Published: May 25, 2022
By Hanna Aronovich, CAE, Dental Assisting National Board and the DALE Foundation
The concept of fairness is referenced throughout the “Standards for the Accreditation of Certification Programs” published by the National Commission for Certifying Agencies (NCCA). For example, certification programs must have a publicly available nondiscrimination and fairness policy (Standard 6), and policies related to appeals and reconsideration of adverse decisions must be fair (Standards 6 and 7). Additionally, there should be fair opportunities for a broad range of subject matter expert (SME) participation (Standard 13) and programs should ensure the fairness of the exam for all populations (Standard 19).
When talking about fairness, the topics of diversity, equity and bias naturally follow. The 2021 I.C.E. Exchange program, as well as other recent conference programs, included several sessions on these topics, but understanding how to critically evaluate existing certification programs — and successfully implement any necessary changes — can be challenging.
Clarence “Buck” Chaffee is the founder and president of Caviart Group, a testing and certification consulting company based in Virginia. Chaffee has provided counsel to numerous certification organizations and spoken extensively on addressing bias in certification programs, most recently giving a presentation at the American Board of Medical Specialties conference called “Multidimensional Approaches to Addressing Bias in Certification Programs." The following Q&A explores the topic of his presentation further.
What is Caviart Group’s experience in addressing bias in certification programs?
My career in the testing industry started over 40 years ago, with responsibilities for certification and licensure programs in the U.S. and abroad. I founded Caviart Group 16 years ago, and we specialize in developing new certification programs and advancing existing programs, particularly in areas like judgment, ethical decision-making and other skills that are harder to assess with a multiple-choice test.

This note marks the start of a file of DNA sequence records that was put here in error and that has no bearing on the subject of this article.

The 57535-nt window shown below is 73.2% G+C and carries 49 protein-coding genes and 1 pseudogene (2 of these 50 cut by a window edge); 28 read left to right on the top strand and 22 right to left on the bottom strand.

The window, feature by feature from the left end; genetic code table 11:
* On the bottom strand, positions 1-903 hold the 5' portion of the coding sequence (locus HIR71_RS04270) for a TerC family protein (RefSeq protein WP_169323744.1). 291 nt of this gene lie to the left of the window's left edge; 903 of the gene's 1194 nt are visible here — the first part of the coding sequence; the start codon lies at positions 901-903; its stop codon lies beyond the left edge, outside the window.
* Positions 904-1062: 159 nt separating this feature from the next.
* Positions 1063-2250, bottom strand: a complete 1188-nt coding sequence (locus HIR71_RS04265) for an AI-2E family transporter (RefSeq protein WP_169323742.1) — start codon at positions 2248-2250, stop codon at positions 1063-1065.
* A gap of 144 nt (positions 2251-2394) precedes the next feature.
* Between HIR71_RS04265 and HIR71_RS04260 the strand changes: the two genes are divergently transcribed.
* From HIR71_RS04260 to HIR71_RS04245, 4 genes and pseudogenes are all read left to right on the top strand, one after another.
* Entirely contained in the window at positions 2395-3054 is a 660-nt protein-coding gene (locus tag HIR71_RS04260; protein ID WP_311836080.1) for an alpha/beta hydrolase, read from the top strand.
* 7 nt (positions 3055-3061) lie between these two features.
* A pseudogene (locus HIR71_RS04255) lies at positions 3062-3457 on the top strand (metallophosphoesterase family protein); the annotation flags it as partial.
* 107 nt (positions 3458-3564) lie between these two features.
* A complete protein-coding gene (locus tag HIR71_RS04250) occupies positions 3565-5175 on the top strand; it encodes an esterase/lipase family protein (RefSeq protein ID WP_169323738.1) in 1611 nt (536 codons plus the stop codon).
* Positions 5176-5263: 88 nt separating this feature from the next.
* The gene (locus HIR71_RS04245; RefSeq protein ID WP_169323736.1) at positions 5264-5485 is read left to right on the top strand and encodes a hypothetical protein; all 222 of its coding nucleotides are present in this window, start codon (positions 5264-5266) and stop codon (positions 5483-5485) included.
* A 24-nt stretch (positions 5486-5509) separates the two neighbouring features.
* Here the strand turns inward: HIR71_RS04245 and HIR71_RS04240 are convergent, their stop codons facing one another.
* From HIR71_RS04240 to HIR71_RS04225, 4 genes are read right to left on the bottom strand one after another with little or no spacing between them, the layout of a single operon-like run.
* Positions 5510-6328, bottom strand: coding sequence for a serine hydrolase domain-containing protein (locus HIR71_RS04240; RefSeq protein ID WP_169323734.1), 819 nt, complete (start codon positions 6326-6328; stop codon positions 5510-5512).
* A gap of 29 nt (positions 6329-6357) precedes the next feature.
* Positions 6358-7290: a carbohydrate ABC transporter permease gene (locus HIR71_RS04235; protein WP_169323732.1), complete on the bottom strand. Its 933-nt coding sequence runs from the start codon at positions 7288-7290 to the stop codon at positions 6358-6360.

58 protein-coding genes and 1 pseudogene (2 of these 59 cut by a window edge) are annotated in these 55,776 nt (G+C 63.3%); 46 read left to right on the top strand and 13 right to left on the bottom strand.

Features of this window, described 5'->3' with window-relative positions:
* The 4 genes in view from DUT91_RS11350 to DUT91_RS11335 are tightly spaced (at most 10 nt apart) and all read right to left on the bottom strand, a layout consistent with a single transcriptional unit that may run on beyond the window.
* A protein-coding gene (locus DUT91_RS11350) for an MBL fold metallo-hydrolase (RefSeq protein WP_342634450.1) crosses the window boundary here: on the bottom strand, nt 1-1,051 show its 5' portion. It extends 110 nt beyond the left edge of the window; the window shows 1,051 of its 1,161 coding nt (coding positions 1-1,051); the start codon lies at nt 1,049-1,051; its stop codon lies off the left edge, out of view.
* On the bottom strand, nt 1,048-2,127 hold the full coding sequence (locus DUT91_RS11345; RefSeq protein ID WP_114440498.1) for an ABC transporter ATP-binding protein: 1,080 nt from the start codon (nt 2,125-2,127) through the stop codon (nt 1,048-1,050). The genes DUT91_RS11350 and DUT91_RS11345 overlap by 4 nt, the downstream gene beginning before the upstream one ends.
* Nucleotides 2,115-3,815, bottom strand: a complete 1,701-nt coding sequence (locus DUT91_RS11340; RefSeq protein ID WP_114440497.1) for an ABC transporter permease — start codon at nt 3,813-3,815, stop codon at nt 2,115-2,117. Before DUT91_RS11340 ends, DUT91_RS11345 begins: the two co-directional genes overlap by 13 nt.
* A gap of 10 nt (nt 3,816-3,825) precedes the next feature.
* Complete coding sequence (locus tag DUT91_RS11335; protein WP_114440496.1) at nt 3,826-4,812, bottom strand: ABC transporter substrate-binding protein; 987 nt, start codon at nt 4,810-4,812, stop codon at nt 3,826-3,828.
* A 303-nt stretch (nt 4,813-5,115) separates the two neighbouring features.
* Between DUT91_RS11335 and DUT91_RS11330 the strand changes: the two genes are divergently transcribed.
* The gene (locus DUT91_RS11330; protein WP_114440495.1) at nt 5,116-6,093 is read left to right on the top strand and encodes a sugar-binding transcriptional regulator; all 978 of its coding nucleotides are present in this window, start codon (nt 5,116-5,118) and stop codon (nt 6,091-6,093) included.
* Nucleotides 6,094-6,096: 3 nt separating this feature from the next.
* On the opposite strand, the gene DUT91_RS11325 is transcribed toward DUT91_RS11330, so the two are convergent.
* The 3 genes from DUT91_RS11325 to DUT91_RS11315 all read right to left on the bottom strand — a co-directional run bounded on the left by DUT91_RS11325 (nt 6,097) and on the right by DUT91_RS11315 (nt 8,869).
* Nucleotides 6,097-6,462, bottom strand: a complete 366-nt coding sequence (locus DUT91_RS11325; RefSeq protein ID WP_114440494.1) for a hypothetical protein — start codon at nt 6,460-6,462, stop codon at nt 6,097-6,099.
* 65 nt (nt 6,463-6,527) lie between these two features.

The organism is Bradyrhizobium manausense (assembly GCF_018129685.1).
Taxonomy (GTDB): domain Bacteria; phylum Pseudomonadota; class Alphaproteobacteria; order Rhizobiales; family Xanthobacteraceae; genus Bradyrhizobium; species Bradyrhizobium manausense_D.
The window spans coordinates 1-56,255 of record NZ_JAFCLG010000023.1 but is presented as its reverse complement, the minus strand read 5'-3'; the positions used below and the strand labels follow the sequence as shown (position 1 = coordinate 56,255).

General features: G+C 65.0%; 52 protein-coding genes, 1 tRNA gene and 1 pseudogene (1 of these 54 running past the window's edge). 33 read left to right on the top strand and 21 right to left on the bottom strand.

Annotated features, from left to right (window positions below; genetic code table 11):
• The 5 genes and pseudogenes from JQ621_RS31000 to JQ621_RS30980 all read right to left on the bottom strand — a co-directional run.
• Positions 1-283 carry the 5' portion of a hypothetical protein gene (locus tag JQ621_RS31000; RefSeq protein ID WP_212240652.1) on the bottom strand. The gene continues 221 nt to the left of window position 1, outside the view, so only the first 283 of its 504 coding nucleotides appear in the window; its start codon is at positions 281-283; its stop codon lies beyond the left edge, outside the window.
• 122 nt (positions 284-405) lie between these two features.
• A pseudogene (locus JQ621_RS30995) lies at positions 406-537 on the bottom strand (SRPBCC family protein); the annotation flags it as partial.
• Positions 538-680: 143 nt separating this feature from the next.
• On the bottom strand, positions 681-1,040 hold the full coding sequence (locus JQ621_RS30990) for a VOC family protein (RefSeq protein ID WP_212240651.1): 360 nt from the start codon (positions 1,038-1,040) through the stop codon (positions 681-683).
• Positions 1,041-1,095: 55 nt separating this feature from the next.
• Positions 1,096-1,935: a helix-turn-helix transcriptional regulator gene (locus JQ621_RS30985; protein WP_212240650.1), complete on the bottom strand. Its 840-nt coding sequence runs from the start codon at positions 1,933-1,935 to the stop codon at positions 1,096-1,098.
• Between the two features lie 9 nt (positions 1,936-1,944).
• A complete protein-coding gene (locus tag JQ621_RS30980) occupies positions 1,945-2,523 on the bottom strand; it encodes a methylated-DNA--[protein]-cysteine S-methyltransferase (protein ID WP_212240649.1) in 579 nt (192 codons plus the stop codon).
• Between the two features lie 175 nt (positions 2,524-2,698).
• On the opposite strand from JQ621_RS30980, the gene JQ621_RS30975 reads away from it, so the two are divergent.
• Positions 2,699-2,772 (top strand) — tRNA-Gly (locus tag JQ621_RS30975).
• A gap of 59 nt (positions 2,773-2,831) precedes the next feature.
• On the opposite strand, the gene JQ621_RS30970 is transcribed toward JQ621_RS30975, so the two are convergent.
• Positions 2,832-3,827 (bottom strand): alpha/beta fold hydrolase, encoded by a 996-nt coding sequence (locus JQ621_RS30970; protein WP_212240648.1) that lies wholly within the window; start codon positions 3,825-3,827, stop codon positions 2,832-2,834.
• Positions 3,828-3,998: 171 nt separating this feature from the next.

Addressing bias applies to every type of assessment. In performance testing, when the candidate is in-person, it’s obvious where bias comes in; but bias also exists in all types of computerized testing.
What types of bias do you commonly see across credentialing programs?
We define bias as anything that affects judgment of the candidate that is not pertinent to the knowledge, skill or ability we are trying to measure. Bias can be positive or negative — it goes both ways. Bias can occur at any stage of the program, from exam design and construction to content, administration and scoring.
Starting with the job task analysis: How do you define the profession? Who do you survey? If you only survey association members, they might not represent the full spectrum of the profession and you already have a biased view.
There can be bias related to age, appearance, background, employer, language or skin tone; but even if there is diversity in appearance, there still could be bias if everyone has the same educational background or works in the same part of the country.
I’ve seen instances on an item-writing committee where the whole group agreed, but one person said, “That’s not true where I come from.” If that person wasn’t in the room, the item would have been biased against candidates from that location.
The SMEs may be considered experts, but that doesn’t mean they know everything that’s going on in the field, across the country or in the world. It’s important to define expertise in a broad, inclusive manner, rather than an overly simplified way. This type of broad, inclusive thinking must permeate the whole process.
What are some of the approaches you recommend to address bias in certification programs?
It starts with diversity in recruiting for the job task analysis and your SMEs — diversity of thought, diversity of practice and other dimensions of diversity. One major source of bias I’ve seen over the years is only surveying senior practitioners, who may not be in touch with what it’s like to be an entry-level professional today. It’s the subtle aspects of bias that are most dangerous because they can slip through easily without anyone realizing it.
How can a certification organization check if there is bias in its program?
Start by looking at the results of the assessment. To do that, you need to collect demographic information. If certain populations are performing differently than other groups, you need to explore why.
It’s also important to get feedback from candidates, to survey them after the exam and ask if the assessment reflects their practice. If some candidates are saying no, why is that? There’s the reality of fairness and there’s also the perception — candidates and the industry should perceive the exam as rigorous and a fair reflection of the profession.
To really ensure fairness, organizations must delve into the real issues that affect real people, with real outcomes — so that everyone has the same opportunity to succeed.